rescued by CANTER of Michigan, one of the many agencies we were able to help
this year, is now a successful three day event horse for his new owner Mary Hejna.
Here is his story in the words of Jo Anne Normile
Caring People Make It Happen for Make It Happen
In December of 1999, our racehorse placement program, CANTER, was notified
by an email from a caring individual that a
Michigan children's camp had traded a Thoroughbred ex-racehorse for some construction
work and ultimately that person traded
the horse for a pony that was going to slaughter. Make It Happen took the pony's
place on the trailer and started his horrific
journey towards a slaughterhouse.
By the time CANTER received notice of this transaction, eleven days had passed.
Was it too late? CANTER immediately contacted
Shane Spiess, Michigan's leading Thoroughbred trainer in the year 1999, and he
readily agreed to help and would put out the
word about the "bounty" being offered by CANTER for Make It Happen.
Shane began his search for Make It Happen by contacting
the initial horse dealer/trader and reported back to CANTER that Make It Happen
had sold for $390 at a Kentucky meat sale to the
Bel Tex Slaughterhouse and was in a holding pen with many other unfortunate horses
awaiting the arrival of the transport.
Encouraged only by the reward being offered, the original horse trader went all
the way to Kentucky and Make It Happen was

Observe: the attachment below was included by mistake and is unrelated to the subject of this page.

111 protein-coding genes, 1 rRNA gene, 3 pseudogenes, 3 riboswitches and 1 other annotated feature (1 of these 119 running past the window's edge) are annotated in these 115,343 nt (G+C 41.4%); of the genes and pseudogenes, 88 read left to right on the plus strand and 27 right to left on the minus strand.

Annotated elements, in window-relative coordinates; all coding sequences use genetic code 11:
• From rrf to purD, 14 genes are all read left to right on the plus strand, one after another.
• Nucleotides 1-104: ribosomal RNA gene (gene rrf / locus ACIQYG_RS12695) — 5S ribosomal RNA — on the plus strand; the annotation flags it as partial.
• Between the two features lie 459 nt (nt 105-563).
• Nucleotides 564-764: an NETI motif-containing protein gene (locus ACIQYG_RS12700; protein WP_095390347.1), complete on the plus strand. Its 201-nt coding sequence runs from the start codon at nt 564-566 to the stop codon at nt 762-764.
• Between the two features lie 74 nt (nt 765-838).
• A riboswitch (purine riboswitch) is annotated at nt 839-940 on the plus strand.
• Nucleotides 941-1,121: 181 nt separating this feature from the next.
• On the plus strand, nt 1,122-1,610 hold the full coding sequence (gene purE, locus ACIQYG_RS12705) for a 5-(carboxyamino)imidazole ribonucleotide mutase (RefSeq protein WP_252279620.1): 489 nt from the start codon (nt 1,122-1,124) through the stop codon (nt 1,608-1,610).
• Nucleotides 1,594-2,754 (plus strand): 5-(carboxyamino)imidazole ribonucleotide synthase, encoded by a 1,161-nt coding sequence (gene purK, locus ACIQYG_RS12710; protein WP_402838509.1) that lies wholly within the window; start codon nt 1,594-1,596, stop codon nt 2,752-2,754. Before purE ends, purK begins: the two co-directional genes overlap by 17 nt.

rescued from the holding pen. He brought him to the Shipshewanna auction parking
lot where a CANTER volunteer met him and
paid him his "bounty" and "Make It Happen" was saved!
his recovery was far from over. His 13 day ordeal from the time he sold in the
auction until his rescue had taken its toll. He was 200 pounds underweight, had
abcesses and thrush in all four feet, was bitten and gouged across his whole body
with a large festering infected wound in his forehead above his eye. Expressionless
and lifeless, he stood wobbling with his legs in splayed position, ready to collapse.
Despite his many problems, dehydration was the main concern. He was transported
to the nearest CANTER approved foster home in Michigan to receive immediate veterinary
care and after two weeks was strong enough to make the several hour trip to the
farm of CANTER Founder and Director, Jo Anne Normile.
Six months later, Make It Happen was fully recovered, at least physically,
and was adopted from CANTER by Mary Hejna of
Chelsea, Michigan, after he successfully passed a prepurchase veterinary exam.
The pair now successfuly compete in United
States Eventing Association competitions in Florida, Kentucky, throughout the
Midwest, and into Canada.
Caring people, both racing and nonracing, worked together to make it happen
for a horse named Make It Happen!!! What better
"barn name" for him now then "Happy"??
Although Make It Happen's story does have a happy ending, the other horses
in that holding pen had no racing trainers that cared, no organization looking
for them. How long had they stayed in the holding pen? Were they hungry and thirsty
and injured too before getting on the trailer for the long drive to the slaughter
house? Did they even make it there alive? Make It Happen surely would have collapsed
in the truck on the way there to be trampled by the others. Timid and shy by nature,
Make It Happen was unable to receive sufficient food or water once his ordeal
began. This shameful and outrageous practice of ignoring the basic needs of animals
destined for "meat" should be exposed so the public knows that the horrors
of the slaughter house begin long before the unfortunate horses are struck with
a bolt. Perhaps Make It Happen's story can help educate people.
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